Labour Rejects Minimum Wage of Disparity

By Oji Odu

Organised labour comprising three prominent workers’ bodies- Nigeria Labour Congress (NLC), Trade Union Congress (TUC) and the United Labour Congress (ULC), has spontaneously rejected the N27,000 minimum wage and the N30,000 for Federal Government workers following the figures approval by the National Council of States (NCS). They said the figures are unacceptable, questionable and smack of deceit by government.

While rejecting the disparity, many question the reason why the NCS should be brought into the scene, bearing in mind that all interested stakeholders, including President Muhammadu Buhari had agreed to the N30,000 new minimum wage regime. There are also fears that the weight of the NCS recommendation could sway both Executive and legislative positions on the issue as the battle shifts to the National Assembly which could bring a shocking position, as the 2019 elections close up.

The new figure of N27,000 is N3,000 below the N30,000 the federal government and organised labour agreed upon and N4,500 above the N22,500 offered by the Nigeria Governors’ Forum (NGF).

In what is  described as the “spirit of give and take,” the Council, which is the nation’s advisory body to the president made up of past Heads of State, State Governors, with the Vice President as the Chairman, asked the workers to accept N27,000 as the new national wage.

Taking a swipe, NLC General Secretary, Peter Ozo-Eson,  declared that the Council has no jurisdiction to determine a separate amount after a tripartite committee had adopted N30,000 as minimum wage and submitted its report to the federal government.

Warning that government’s action was calling for a shutdown of the economy, and working should not be held responsible for their actions after Friday, January 25 National Executive Council (NEC) meeting, said that NLC had fixed a National Executive Council (NEC) meeting for Friday to consider its next line of action.

NLC further argued that it was absurd for the government to be delaying the submission of an executive bill to the National assembly and wrongfully adopting N27,000 through the Council of State.

The TUC on its part described the N27,000 recommended by the National Council of State after the federal government had agreed to pay N30,000 was an after-thought and deceptive.

In a statement he signed yesterday, TUC President,  Bobboi Bala Kaigama, regretted  the Council’s decision which he that although it is advisory in nature, is weighty and may give the semblance of authority to it.

“This decision must not be allowed to stand because it will set a wrong precedence for the future, that is, after statutory bodies have done their jobs, the Council of State will now sit to review it.

“Let it be known that N30,000 minimum wage is a product of negotiation, not legislation, not an advice and not a decree,” he said, stressing that as the issue moves to the theatre of the National Assembly,…Nigerians expect the representatives of the people, if they really are to do the needful during the public hearing.

ULC ‘s stance was no different. The body also rejected the N27,000, stating that the National Council of States lacked the powers to approve, confirm, affirm or accept any figure as the new national minimum wage.

In his reaction, ULC President, Joe Ajaero, said:  “What they have pretended to have done is therefore without any force of law, standards or other known practices of industrial relations the world over. It is a mockery of the essence and principle behind the setting of a national minimum wage to attempt to segregate it between Federal Workers and State Workers.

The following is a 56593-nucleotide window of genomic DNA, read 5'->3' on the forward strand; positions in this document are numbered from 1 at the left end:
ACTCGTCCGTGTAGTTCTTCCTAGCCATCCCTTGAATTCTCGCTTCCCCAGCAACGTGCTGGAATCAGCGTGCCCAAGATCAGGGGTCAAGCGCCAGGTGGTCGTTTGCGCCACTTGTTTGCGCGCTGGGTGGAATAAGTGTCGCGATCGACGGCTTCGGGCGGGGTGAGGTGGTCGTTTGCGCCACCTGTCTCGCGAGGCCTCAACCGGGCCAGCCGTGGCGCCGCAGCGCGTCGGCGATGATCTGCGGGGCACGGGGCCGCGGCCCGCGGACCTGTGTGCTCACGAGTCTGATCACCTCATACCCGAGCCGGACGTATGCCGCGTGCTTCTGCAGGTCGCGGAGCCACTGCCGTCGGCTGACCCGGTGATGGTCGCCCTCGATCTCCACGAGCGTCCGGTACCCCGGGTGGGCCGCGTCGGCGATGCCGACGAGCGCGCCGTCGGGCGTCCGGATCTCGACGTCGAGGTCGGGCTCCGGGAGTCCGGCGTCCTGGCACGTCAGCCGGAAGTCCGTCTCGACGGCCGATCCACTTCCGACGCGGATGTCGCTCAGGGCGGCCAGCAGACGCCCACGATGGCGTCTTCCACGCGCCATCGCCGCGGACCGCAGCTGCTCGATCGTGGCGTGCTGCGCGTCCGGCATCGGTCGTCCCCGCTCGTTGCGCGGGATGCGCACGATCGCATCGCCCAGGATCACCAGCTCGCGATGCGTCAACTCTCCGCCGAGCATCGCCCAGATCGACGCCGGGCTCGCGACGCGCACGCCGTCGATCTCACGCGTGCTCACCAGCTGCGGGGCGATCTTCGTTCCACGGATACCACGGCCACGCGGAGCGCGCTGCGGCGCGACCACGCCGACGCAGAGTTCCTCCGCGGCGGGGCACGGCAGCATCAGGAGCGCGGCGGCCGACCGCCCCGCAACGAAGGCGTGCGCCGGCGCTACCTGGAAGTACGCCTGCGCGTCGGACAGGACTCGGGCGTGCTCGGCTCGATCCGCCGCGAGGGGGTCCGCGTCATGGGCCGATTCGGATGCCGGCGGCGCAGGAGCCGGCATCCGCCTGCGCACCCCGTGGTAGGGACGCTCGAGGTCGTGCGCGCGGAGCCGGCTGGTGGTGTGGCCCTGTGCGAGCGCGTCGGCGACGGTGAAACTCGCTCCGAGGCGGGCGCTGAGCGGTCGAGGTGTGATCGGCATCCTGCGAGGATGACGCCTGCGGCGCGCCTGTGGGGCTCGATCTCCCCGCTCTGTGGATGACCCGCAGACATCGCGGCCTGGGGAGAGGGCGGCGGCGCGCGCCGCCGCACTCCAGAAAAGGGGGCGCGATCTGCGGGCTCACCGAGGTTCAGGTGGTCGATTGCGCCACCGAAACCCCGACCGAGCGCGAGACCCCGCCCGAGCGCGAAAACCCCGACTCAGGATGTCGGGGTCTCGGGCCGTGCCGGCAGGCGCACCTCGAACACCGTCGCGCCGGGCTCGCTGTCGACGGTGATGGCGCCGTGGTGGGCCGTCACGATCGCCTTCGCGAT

“We want to state that workers are workers everywhere whether at the Federal Level or at the State Level. They all have the same challenges; go to the same market, same schools and much more they suffer the same fate. You cannot therefore pay them differently,” he said, as he urged  President Buhari to disregard the position of the National Council of State because it ridicules the statutes and principles governing the nation.

Ajaero stated that, “The only honourable path he should tread is to transmit the N30,000 figure as agreed by the tripartite committee and even the president on the day of submission of the committee’s report. We will not accept the use of any cover of state to jettison the collective will of Nigerian workers and the trade union movement.”

Meanwhile, the Minister of Labour and Employment, Chris Ngige, said after the Council of State meeting at the Presidential Villa, Abuja, that the executive bill on the new minimum wage will be transmitted to the National Assembly today, January, 23, 2019.

He described the N27,000 proposal as only the benchmark, adding that the federal government would pay N30,000 to its workers.

According to him, organisations with less than 25 personnel have been exempted from applying it, and the approved amount is subject to review after five years.

“So, a bill will now be transmitted to the National Assembly that will amend the 1981 Act and 2011 Act. The highlight is what you want to know. The figure of N27,000 monthly has been approved for transmission to the National Assembly. The frequency of the review of the bill is five years, to get it in consonance with pension law of the federation as enshrined in the constitution.

“Exemptions to this bill will be establishments that are not employing people up to the number of 25. The various times prescribed have also been altered in the bill and will be sent to the National Assembly before the close of work tomorrow (today),” he stated.

Will labour shutdown the nation as threatened if legislature agrees with the N27,000, or back down? “Nigerians will never take them serious again if they do,” Kaliwo Johnson, a Sociologist told the Magazine in a chat.

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